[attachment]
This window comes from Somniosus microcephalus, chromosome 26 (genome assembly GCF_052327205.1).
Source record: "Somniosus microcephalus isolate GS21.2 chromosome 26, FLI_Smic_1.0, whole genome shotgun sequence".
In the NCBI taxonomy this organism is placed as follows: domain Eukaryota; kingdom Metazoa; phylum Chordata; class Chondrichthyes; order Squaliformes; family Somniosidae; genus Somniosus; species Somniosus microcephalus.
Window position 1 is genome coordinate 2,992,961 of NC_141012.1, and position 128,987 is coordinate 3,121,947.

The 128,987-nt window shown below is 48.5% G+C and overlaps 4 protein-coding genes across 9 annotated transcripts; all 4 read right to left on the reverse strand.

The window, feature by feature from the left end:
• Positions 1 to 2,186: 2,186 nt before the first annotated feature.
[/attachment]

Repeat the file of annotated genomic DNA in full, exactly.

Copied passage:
This window comes from Somniosus microcephalus, chromosome 26 (genome assembly GCF_052327205.1).
Source record: "Somniosus microcephalus isolate GS21.2 chromosome 26, FLI_Smic_1.0, whole genome shotgun sequence".
In the NCBI taxonomy this organism is placed as follows: domain Eukaryota; kingdom Metazoa; phylum Chordata; class Chondrichthyes; order Squaliformes; family Somniosidae; genus Somniosus; species Somniosus microcephalus.
Window position 1 is genome coordinate 2,992,961 of NC_141012.1, and position 128,987 is coordinate 3,121,947.

The 128,987-nt window shown below is 48.5% G+C and overlaps 4 protein-coding genes across 9 annotated transcripts; all 4 read right to left on the reverse strand.

The window, feature by feature from the left end:
• Positions 1 to 2,186: 2,186 nt before the first annotated feature.